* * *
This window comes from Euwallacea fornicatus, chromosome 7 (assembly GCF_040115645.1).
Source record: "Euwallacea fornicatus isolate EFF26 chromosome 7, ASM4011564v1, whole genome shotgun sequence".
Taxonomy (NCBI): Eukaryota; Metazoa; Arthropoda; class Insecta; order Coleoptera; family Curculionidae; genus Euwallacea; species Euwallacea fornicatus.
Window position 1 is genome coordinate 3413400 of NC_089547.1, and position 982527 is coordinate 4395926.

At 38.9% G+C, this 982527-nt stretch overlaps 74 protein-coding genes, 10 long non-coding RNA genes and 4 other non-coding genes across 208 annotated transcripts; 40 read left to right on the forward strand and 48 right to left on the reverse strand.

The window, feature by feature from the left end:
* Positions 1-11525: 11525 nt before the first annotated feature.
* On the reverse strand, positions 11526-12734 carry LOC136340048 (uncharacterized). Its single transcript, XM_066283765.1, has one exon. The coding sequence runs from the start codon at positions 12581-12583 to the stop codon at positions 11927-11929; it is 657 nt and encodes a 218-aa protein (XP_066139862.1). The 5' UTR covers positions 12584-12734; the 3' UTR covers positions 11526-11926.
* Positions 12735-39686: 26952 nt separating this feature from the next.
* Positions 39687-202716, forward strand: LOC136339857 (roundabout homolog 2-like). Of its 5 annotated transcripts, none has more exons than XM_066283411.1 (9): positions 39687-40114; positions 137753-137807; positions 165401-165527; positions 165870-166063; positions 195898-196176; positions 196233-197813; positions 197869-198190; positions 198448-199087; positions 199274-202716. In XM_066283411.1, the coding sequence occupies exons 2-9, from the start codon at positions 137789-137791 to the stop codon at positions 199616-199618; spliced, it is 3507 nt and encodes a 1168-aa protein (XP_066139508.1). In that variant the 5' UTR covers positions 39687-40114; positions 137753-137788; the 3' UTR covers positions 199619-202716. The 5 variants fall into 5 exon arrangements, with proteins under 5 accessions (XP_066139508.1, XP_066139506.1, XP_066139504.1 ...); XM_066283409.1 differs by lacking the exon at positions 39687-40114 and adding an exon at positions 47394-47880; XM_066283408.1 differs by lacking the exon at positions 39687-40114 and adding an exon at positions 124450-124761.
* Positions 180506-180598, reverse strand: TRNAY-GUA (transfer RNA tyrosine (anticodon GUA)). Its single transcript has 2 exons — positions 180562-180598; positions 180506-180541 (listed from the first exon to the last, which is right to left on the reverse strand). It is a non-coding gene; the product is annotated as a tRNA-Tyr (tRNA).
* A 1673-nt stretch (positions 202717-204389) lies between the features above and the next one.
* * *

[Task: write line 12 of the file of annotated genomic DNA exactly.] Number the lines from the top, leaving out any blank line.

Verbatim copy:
* A 1673-nt stretch (positions 202717-204389) lies between the features above and the next one.